Artificial immune systems (AIS) is a diverse and maturing area of research that bridges the disciplines of immunology and engineering. The scope of AIS ranges from modelling and simulation of the immune system through to immune-inspired algorithms and engineering solutions. In recent years, algorithms inspired by theoretical immunology have been applied to a wide variety of domains, including computer security, fault tolerance, data-mining and optimisation. Increasingly, theoretical insight into aspects of artificial and real immune systems has been sought through mathematical and computational modelling and analysis.
All of us are natural storytellers. Whether fictional, non-fictional, biographical, or autobiographical, the narratives we weave throughout our lives relate us to each other, to our collective histories, and to our notions of personal identity. Yet the methods and structures of storytelling are as varied and unique as the individual storytellers themselves. Who is behind the text, or within the text, and how do we come to understand the motivations and objectives of storytelling?
Computer Science Journals (CSC Journals) invites researchers, editors, scientists & scholars to publish their scientific research papers in an International Journal of Ergonomics (IJEG) Volume 2, Issue 2.
The University of South Dakota's 2012 Biennial Women and Gender Research Conference invites submissions on the theme Gender and Conflict: Unraveling Paths to Change. The conference will be held on the USD campus in Vermillion, S.D., on October 18 and 19, 2012.
Organizers seek proposals for individual papers or panels on conflicts reflecting the ways in which individuals negotiate gender and agency across space and time. Conflicts may be personal, social, military, generational, familial, postcolonial, economic, psychological, or ethical; they may be the result of cultural, ethnic, racial, and religious expectations, rigidity of sex roles, war, inequality, colonization, or other factors.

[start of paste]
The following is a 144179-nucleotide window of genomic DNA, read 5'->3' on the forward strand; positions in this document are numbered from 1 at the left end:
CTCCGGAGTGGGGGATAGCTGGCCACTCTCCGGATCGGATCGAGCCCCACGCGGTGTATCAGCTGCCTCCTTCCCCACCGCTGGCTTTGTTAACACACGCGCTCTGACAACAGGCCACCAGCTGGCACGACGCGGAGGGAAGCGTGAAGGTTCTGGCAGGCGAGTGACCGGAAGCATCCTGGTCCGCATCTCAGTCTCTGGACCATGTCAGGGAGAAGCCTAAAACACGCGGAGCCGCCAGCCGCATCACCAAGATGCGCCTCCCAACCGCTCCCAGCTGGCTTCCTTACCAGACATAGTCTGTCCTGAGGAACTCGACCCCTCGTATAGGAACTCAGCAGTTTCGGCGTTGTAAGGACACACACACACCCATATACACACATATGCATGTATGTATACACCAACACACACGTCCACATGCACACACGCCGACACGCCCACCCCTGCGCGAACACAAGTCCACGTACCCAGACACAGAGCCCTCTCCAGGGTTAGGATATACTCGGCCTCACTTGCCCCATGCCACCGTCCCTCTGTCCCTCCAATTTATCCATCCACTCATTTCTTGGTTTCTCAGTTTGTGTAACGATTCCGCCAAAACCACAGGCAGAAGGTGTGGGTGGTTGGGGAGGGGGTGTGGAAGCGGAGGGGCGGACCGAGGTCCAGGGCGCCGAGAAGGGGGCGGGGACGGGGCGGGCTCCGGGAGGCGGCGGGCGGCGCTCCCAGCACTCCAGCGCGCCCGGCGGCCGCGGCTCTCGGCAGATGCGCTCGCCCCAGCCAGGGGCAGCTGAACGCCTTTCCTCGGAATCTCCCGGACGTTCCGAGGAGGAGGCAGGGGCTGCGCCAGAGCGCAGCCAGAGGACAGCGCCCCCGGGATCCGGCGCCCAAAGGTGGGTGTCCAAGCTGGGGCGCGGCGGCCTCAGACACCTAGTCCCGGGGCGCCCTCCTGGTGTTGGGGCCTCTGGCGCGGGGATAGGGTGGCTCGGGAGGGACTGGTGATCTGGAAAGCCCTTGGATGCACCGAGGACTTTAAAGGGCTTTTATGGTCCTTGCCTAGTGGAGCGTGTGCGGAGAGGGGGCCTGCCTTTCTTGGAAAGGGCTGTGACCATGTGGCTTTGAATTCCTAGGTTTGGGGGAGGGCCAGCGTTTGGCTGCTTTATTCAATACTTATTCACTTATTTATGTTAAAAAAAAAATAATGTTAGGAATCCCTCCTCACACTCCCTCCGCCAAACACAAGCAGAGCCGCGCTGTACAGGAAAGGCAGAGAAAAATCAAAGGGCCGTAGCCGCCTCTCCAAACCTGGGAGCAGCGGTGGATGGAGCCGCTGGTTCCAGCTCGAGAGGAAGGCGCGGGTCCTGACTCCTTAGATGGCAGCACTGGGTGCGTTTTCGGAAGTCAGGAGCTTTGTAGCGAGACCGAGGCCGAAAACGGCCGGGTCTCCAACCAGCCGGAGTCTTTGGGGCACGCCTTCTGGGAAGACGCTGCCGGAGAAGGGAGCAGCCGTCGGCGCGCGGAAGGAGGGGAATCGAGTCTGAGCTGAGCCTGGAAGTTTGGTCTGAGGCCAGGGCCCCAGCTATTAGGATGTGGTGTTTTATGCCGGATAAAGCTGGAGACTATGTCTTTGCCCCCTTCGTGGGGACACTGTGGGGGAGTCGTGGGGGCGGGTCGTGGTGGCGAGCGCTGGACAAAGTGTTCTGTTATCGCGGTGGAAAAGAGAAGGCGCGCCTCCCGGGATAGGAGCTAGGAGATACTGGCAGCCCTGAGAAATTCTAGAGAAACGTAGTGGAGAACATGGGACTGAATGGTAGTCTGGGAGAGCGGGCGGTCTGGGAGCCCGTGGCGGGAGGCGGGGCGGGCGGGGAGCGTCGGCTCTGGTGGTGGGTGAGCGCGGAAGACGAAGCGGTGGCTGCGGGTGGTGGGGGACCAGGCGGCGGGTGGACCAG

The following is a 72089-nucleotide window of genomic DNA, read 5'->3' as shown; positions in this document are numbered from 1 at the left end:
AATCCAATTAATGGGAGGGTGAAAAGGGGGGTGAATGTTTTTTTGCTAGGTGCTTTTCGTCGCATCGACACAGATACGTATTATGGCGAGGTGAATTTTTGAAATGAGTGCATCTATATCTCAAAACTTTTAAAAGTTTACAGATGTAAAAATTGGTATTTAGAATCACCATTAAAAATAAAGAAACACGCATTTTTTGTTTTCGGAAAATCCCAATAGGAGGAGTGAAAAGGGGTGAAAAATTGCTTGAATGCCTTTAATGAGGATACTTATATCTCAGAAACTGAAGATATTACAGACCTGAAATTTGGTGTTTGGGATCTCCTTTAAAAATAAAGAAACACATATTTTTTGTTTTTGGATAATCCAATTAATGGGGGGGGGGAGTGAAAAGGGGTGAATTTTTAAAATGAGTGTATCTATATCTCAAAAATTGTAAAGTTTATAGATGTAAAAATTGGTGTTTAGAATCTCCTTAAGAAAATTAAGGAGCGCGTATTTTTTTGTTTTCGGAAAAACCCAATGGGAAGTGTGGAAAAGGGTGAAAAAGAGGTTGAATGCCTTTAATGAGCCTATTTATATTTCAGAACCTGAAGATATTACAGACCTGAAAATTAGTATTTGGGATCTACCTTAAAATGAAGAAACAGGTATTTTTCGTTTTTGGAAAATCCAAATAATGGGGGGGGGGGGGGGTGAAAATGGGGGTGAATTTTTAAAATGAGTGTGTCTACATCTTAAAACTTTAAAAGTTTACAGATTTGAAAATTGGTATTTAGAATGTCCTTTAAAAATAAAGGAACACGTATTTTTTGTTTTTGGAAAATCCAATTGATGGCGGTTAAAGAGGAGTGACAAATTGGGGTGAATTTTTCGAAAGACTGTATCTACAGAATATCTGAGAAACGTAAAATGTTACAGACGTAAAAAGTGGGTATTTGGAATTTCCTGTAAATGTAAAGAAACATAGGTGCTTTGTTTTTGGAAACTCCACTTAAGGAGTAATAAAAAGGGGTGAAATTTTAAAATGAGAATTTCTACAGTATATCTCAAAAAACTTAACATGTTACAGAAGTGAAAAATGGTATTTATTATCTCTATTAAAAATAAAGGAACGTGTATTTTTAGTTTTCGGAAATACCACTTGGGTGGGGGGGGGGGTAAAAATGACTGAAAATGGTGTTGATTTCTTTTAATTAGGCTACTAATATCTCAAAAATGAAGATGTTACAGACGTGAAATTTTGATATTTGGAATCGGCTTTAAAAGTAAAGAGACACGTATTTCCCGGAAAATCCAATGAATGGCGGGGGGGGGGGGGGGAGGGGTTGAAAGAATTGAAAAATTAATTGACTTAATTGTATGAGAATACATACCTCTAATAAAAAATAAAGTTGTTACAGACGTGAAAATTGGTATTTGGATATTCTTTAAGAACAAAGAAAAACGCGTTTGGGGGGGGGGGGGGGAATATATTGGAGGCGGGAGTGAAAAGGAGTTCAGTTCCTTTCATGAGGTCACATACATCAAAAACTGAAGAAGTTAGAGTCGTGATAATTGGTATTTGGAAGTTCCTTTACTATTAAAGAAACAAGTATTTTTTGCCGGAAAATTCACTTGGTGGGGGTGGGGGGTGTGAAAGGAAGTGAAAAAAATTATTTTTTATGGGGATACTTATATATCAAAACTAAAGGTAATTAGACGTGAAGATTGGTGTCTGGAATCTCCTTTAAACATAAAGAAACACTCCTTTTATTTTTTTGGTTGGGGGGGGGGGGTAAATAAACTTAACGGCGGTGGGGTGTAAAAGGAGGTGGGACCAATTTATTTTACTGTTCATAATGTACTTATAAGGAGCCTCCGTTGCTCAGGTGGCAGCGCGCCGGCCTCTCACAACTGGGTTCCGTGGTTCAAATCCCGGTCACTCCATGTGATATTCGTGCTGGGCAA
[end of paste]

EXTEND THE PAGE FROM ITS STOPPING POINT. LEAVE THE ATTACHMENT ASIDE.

Our theme title, Tradition and Innovation in Louisiana Cultures, invites participants to explore the relationship between traditional practices, beliefs, and customs and individual or collective improvisation or invention. In what ways do these ideas balance one another or inform our ideas about the origin, blending, and evolution of cultural traditions?
The Literature and Science session of the RMMLA invites interpretive
papers focusing on science and its intersection with written
methods of transmission. They might include the reuse of
scientific matter in literary forms; the relationship of
individual writers to science and of certain scientists to
literary figures of their day; the combination of scientific
and literary methods of knowledge making. Papers focusing on
the representation or integration of science in specific
literary texts are especially encouraged. However, proposals
dealing with any aspect of the interdisciplinary field of
literature and science are welcome.
Pacific Triangles: Australia, China, and the Reorientation of American Studies
A symposium at the University of Sydney, Australia,
10th-11th August 2012.
Kuan-Hsing Chen, National Chiao Tung University, Taiwan.
Jacqueline Lo, Australian National University
Donald E. Pease, Dartmouth College, USA